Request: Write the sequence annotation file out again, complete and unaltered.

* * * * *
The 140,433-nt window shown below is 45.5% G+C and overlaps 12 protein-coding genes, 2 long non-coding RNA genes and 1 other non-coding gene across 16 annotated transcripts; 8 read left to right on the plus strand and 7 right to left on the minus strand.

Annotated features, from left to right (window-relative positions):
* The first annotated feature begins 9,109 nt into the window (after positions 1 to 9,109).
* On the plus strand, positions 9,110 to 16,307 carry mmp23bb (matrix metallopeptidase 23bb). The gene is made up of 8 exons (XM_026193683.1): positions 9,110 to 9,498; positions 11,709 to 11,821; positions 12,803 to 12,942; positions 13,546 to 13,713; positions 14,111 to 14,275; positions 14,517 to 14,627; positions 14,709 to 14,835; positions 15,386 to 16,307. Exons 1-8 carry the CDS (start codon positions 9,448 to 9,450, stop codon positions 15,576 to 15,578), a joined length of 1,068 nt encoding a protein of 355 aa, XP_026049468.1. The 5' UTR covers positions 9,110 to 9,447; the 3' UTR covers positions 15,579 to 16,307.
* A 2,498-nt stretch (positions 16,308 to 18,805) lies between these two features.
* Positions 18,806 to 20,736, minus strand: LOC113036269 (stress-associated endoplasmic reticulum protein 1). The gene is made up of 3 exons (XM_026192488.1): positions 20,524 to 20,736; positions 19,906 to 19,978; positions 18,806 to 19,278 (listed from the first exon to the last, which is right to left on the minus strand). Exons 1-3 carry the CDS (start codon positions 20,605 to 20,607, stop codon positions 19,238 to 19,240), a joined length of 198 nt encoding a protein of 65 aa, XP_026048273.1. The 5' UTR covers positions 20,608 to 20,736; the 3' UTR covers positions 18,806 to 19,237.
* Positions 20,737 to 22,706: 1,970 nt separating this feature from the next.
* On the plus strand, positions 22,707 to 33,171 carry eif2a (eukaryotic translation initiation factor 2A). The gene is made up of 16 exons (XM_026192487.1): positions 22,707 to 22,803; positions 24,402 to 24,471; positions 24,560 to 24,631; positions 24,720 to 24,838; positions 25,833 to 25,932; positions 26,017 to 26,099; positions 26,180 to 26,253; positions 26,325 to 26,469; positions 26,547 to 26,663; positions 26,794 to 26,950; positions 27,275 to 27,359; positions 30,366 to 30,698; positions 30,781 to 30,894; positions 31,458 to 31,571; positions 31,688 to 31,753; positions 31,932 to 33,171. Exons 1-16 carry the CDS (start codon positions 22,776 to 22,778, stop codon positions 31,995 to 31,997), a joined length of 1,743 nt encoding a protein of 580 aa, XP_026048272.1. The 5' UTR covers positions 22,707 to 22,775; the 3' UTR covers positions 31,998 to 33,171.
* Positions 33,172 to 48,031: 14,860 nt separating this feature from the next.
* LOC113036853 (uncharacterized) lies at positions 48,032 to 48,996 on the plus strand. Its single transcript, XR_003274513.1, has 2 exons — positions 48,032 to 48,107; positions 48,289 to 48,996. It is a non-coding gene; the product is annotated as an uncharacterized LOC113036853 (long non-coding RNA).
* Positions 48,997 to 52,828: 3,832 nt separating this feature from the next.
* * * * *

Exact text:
The 140,433-nt window shown below is 45.5% G+C and overlaps 12 protein-coding genes, 2 long non-coding RNA genes and 1 other non-coding gene across 16 annotated transcripts; 8 read left to right on the plus strand and 7 right to left on the minus strand.

Annotated features, from left to right (window-relative positions):
* The first annotated feature begins 9,109 nt into the window (after positions 1 to 9,109).
* On the plus strand, positions 9,110 to 16,307 carry mmp23bb (matrix metallopeptidase 23bb). The gene is made up of 8 exons (XM_026193683.1): positions 9,110 to 9,498; positions 11,709 to 11,821; positions 12,803 to 12,942; positions 13,546 to 13,713; positions 14,111 to 14,275; positions 14,517 to 14,627; positions 14,709 to 14,835; positions 15,386 to 16,307. Exons 1-8 carry the CDS (start codon positions 9,448 to 9,450, stop codon positions 15,576 to 15,578), a joined length of 1,068 nt encoding a protein of 355 aa, XP_026049468.1. The 5' UTR covers positions 9,110 to 9,447; the 3' UTR covers positions 15,579 to 16,307.
* A 2,498-nt stretch (positions 16,308 to 18,805) lies between these two features.
* Positions 18,806 to 20,736, minus strand: LOC113036269 (stress-associated endoplasmic reticulum protein 1). The gene is made up of 3 exons (XM_026192488.1): positions 20,524 to 20,736; positions 19,906 to 19,978; positions 18,806 to 19,278 (listed from the first exon to the last, which is right to left on the minus strand). Exons 1-3 carry the CDS (start codon positions 20,605 to 20,607, stop codon positions 19,238 to 19,240), a joined length of 198 nt encoding a protein of 65 aa, XP_026048273.1. The 5' UTR covers positions 20,608 to 20,736; the 3' UTR covers positions 18,806 to 19,237.
* Positions 20,737 to 22,706: 1,970 nt separating this feature from the next.
* On the plus strand, positions 22,707 to 33,171 carry eif2a (eukaryotic translation initiation factor 2A). The gene is made up of 16 exons (XM_026192487.1): positions 22,707 to 22,803; positions 24,402 to 24,471; positions 24,560 to 24,631; positions 24,720 to 24,838; positions 25,833 to 25,932; positions 26,017 to 26,099; positions 26,180 to 26,253; positions 26,325 to 26,469; positions 26,547 to 26,663; positions 26,794 to 26,950; positions 27,275 to 27,359; positions 30,366 to 30,698; positions 30,781 to 30,894; positions 31,458 to 31,571; positions 31,688 to 31,753; positions 31,932 to 33,171. Exons 1-16 carry the CDS (start codon positions 22,776 to 22,778, stop codon positions 31,995 to 31,997), a joined length of 1,743 nt encoding a protein of 580 aa, XP_026048272.1. The 5' UTR covers positions 22,707 to 22,775; the 3' UTR covers positions 31,998 to 33,171.
* Positions 33,172 to 48,031: 14,860 nt separating this feature from the next.
* LOC113036853 (uncharacterized) lies at positions 48,032 to 48,996 on the plus strand. Its single transcript, XR_003274513.1, has 2 exons — positions 48,032 to 48,107; positions 48,289 to 48,996. It is a non-coding gene; the product is annotated as an uncharacterized LOC113036853 (long non-coding RNA).
* Positions 48,997 to 52,828: 3,832 nt separating this feature from the next.